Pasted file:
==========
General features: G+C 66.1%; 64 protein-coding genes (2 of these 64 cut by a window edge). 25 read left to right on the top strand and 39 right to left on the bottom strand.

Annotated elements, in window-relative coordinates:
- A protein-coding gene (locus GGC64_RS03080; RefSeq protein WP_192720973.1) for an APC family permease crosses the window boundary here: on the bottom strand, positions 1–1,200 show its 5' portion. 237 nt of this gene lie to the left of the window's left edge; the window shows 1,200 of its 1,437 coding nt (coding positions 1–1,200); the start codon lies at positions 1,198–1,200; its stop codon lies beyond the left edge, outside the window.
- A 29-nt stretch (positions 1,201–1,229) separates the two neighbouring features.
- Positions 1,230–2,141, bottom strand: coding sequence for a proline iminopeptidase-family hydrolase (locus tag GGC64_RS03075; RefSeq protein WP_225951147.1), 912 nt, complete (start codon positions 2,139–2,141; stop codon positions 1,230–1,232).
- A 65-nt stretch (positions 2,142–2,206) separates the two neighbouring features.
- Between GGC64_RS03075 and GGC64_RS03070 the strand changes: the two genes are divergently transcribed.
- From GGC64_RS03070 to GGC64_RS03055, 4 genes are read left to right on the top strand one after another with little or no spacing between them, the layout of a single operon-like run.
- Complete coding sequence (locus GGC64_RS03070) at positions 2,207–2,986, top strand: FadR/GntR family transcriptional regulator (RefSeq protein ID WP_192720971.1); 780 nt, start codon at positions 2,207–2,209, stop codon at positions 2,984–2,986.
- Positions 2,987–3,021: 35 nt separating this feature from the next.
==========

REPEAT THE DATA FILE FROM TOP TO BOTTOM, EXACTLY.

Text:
General features: G+C 66.1%; 64 protein-coding genes (2 of these 64 cut by a window edge). 25 read left to right on the top strand and 39 right to left on the bottom strand.

Annotated elements, in window-relative coordinates:
- A protein-coding gene (locus GGC64_RS03080; RefSeq protein WP_192720973.1) for an APC family permease crosses the window boundary here: on the bottom strand, positions 1–1,200 show its 5' portion. 237 nt of this gene lie to the left of the window's left edge; the window shows 1,200 of its 1,437 coding nt (coding positions 1–1,200); the start codon lies at positions 1,198–1,200; its stop codon lies beyond the left edge, outside the window.
- A 29-nt stretch (positions 1,201–1,229) separates the two neighbouring features.
- Positions 1,230–2,141, bottom strand: coding sequence for a proline iminopeptidase-family hydrolase (locus tag GGC64_RS03075; RefSeq protein WP_225951147.1), 912 nt, complete (start codon positions 2,139–2,141; stop codon positions 1,230–1,232).
- A 65-nt stretch (positions 2,142–2,206) separates the two neighbouring features.
- Between GGC64_RS03075 and GGC64_RS03070 the strand changes: the two genes are divergently transcribed.
- From GGC64_RS03070 to GGC64_RS03055, 4 genes are read left to right on the top strand one after another with little or no spacing between them, the layout of a single operon-like run.
- Complete coding sequence (locus GGC64_RS03070) at positions 2,207–2,986, top strand: FadR/GntR family transcriptional regulator (RefSeq protein ID WP_192720971.1); 780 nt, start codon at positions 2,207–2,209, stop codon at positions 2,984–2,986.
- Positions 2,987–3,021: 35 nt separating this feature from the next.